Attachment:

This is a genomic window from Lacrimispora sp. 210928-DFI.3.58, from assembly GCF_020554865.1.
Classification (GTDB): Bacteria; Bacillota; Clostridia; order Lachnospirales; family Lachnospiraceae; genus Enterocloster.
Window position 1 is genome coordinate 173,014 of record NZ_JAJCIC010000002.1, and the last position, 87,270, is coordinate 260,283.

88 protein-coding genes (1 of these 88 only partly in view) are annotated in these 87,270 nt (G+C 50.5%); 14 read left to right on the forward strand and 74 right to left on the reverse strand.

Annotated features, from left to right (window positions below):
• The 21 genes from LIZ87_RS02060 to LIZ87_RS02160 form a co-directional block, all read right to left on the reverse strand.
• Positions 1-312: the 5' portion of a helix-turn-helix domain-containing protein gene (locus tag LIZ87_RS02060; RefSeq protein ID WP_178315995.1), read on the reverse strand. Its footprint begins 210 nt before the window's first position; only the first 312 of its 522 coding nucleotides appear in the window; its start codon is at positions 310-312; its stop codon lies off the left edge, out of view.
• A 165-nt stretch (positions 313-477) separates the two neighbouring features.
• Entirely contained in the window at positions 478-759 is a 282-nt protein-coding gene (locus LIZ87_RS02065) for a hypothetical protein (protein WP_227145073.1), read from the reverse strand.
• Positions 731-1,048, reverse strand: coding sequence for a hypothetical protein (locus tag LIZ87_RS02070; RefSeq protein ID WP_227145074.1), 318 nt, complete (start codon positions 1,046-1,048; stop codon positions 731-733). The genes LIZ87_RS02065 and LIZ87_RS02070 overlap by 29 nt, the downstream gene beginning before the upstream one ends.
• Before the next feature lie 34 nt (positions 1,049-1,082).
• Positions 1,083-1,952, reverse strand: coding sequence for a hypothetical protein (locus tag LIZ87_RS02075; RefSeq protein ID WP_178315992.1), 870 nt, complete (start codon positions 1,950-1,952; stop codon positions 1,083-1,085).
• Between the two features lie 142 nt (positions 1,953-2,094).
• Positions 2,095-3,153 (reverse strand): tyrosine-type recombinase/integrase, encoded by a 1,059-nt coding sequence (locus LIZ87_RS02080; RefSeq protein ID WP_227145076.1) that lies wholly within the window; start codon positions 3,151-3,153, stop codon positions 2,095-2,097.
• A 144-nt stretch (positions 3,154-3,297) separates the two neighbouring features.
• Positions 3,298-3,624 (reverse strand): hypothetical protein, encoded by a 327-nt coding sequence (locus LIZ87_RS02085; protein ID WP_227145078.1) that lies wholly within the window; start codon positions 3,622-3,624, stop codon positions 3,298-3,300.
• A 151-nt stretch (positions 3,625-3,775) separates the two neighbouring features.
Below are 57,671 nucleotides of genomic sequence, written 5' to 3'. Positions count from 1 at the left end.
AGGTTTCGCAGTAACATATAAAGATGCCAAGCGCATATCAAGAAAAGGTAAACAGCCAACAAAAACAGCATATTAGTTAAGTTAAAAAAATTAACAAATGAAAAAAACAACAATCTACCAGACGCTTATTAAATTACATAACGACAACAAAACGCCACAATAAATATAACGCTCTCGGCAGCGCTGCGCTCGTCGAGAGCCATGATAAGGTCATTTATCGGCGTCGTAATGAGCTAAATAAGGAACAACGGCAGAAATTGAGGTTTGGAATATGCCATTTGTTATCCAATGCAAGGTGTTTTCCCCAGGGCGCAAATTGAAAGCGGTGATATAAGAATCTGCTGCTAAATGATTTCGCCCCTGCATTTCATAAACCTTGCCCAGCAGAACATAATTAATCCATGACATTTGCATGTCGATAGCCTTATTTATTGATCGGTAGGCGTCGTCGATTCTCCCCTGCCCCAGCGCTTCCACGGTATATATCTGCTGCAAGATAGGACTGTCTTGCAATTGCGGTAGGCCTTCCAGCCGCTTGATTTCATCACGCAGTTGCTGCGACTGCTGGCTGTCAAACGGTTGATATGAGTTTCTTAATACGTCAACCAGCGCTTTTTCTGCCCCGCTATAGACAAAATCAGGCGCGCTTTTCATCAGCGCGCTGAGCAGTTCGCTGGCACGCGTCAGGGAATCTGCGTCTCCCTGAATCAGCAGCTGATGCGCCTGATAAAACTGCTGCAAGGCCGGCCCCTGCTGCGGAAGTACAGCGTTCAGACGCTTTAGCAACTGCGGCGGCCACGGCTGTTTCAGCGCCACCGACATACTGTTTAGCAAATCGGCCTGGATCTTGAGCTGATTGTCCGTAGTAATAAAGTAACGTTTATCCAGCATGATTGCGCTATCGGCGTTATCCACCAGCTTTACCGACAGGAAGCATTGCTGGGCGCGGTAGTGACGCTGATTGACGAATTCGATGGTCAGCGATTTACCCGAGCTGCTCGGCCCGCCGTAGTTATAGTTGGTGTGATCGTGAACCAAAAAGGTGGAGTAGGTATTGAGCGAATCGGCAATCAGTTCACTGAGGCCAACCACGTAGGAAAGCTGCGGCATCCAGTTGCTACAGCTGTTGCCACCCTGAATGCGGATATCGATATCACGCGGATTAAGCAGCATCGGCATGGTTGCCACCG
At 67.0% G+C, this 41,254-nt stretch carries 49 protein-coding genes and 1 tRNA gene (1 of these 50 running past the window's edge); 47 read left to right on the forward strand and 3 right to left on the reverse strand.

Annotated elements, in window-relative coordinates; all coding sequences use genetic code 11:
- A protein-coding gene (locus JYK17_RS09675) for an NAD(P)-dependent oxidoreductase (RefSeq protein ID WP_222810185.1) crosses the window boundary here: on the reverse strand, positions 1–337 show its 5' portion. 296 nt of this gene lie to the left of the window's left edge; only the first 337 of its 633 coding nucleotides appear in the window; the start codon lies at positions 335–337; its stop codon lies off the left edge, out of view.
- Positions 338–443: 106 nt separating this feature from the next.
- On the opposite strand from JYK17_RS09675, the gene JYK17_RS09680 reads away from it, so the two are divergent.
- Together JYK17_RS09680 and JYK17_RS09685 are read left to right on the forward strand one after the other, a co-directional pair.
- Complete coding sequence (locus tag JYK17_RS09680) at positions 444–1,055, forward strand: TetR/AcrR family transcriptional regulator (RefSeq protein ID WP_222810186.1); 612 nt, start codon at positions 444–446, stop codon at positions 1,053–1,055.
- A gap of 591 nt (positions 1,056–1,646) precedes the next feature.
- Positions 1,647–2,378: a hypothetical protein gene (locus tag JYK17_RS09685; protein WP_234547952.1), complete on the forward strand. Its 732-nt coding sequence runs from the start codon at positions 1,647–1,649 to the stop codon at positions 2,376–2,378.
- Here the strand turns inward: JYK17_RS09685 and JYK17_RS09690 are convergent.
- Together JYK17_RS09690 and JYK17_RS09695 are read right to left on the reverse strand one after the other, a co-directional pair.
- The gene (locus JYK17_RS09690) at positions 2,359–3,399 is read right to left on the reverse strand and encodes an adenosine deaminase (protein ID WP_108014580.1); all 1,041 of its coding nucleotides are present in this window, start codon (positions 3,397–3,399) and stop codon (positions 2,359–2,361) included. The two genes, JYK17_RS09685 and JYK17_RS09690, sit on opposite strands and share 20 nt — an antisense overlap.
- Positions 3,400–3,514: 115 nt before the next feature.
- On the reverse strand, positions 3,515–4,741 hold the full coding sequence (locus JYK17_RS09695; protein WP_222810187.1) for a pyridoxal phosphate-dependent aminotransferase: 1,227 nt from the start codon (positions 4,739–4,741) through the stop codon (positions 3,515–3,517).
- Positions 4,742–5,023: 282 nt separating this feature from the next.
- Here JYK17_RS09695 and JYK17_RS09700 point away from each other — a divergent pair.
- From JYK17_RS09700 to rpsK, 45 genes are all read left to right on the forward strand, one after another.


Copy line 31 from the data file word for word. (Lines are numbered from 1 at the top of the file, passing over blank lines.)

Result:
- The gene (locus JYK17_RS09690) at positions 2,359–3,399 is read right to left on the reverse strand and encodes an adenosine deaminase (protein ID WP_108014580.1); all 1,041 of its coding nucleotides are present in this window, start codon (positions 3,397–3,399) and stop codon (positions 2,359–2,361) included. The two genes, JYK17_RS09685 and JYK17_RS09690, sit on opposite strands and share 20 nt — an antisense overlap.